The iPhone SE’s release was very understated by Apple’s standards, no stage, no event, no “one more thing”. But the SE, even though it is a jumble mess of unused parts from previous phones, may well succeed in securing a new generation of users. Coming in at £469 for a 128GB version of the phone, it allows an easy way into the apple ecosystem for any potential first time buyers. This is in stark contrast to apple’s traditional pricing strategy, but may be just what the company needed.
In hindsight, this move by Apple could have been seen coming. They have used the ‘SE trick’ before, using the frame of the iPhone 5S with a beefed up A9 processor from the 6S. They also recently started reducing or freezing prices to become more competitive, as seen with the latest iPhone 11 and the latest MacBook Air. Most importantly they have been making good productive changes to their products taking feedback from their users. This was shown in the change back to scissor switch keyboards on their laptops, the vastly improved battery life on their newest phones, the new iPad OS and even the air pods pro. Apple lovers have been calling for a new SE for a few years now and they have finally responded. This new, price sensitive Apple, responded in the way we should have expected them to.
In short, the 2020 iPhone SE is an iPhone 8, with an A13 bionic chip, starting at £469. There are a few extra features that you get like portrait mode on both cameras but mostly it’s the same. That means that for under £500, you can get IOS, wireless charging, IP67 water resistance, the same main camera as the iPhone X and the best chip in any smartphone ever. Those features in a phone of that price are simply unprecedented.
Notably, Apple state no improvement in battery life on the SE, which is surprising given the monumental improvement in battery life on the 11 Pro, which uses that same A13 bionic. That’s an 1,820 mA battery for those that can remember, which is tiny by today’s standards. Another slight hit is that it only has a “not quite HD” display, which other mid-range powerhouses boast, and also many of them have larger displays as well. But these downsides are not total gamechangers, the battery life has always been an issue for Apple products and so has the display. Yet their phones have sold so many units over the past few years.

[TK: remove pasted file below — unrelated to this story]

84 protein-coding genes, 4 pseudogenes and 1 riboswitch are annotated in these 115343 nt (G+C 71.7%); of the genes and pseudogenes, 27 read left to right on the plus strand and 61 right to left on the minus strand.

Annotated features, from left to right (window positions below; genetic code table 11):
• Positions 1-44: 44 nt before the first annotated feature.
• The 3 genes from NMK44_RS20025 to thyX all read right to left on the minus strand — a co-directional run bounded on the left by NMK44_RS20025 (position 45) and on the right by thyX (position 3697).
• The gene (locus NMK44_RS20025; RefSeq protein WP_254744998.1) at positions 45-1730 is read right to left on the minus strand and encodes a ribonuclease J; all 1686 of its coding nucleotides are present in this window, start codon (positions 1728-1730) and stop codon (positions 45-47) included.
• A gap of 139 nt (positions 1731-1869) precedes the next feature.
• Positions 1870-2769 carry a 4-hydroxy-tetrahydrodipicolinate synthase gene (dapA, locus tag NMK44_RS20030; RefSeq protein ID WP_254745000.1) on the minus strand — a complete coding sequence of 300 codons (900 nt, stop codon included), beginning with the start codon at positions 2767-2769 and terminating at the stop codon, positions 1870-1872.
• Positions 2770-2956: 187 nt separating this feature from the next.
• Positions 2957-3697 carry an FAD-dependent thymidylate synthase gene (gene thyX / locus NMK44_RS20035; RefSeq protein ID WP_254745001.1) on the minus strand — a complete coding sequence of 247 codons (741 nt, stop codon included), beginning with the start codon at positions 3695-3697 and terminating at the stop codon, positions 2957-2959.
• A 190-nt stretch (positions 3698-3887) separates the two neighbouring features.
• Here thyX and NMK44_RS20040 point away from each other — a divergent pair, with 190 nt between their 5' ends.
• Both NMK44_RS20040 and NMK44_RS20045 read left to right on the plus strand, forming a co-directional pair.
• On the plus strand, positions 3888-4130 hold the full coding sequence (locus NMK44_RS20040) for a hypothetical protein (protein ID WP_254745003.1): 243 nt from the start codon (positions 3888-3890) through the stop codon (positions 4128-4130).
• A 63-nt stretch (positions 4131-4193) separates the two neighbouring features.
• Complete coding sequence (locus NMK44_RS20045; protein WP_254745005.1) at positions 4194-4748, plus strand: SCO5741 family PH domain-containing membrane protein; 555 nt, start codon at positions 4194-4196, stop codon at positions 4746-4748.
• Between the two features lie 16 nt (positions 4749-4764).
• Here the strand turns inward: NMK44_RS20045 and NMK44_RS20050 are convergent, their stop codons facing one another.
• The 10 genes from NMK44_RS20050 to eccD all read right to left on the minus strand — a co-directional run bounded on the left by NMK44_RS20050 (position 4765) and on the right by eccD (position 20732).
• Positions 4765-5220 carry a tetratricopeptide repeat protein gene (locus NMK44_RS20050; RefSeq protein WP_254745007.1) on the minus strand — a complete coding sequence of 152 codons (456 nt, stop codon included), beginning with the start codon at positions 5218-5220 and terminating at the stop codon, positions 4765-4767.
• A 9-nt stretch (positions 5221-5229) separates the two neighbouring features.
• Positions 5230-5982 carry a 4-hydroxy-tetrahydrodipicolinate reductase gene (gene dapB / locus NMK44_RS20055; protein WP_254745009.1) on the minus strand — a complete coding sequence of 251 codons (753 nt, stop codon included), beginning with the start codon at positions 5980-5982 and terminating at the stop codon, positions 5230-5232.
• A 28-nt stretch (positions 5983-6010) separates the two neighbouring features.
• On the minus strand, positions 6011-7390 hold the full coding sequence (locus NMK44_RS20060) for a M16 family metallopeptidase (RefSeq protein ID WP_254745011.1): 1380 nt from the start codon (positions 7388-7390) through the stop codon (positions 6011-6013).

The phone’s supposed competition, the Google Pixel 3a and the Mi 9t Pro (Redmi K20 Pro), are now very difficult to recommend given the presence of the SE. The Pixel is blown out of the water in almost every aspect by this phone. But the Mi 9t Pro still somewhat holds its own with a brilliant notchless display, good camera, very good chip but no wireless charging or water resistance. The only reason to go with the 9t would be that new edge-to-edge display, and saving an extra £69 along with it.
However, competition from Android performance freaks has never been a significant problem for Apple, until they started to price themselves out of the picture. The very fact that they are offering a cheaper alternative would be enough to keep some customers because of IOS. If you also give them flagship quality internals, and flagship quality features in that familiar iPhone casing, there is almost no discussion to be had.
All in all, this phone will sell extremely well. It will halt the impending exodus out of the Apple ecosystem firmly in its tracks, and is such as easy phone to recommend. The battery life may still place a factor, but I think that whatever price range you go in to buy your next phone with, the new iPhone SE should be in the discussion.
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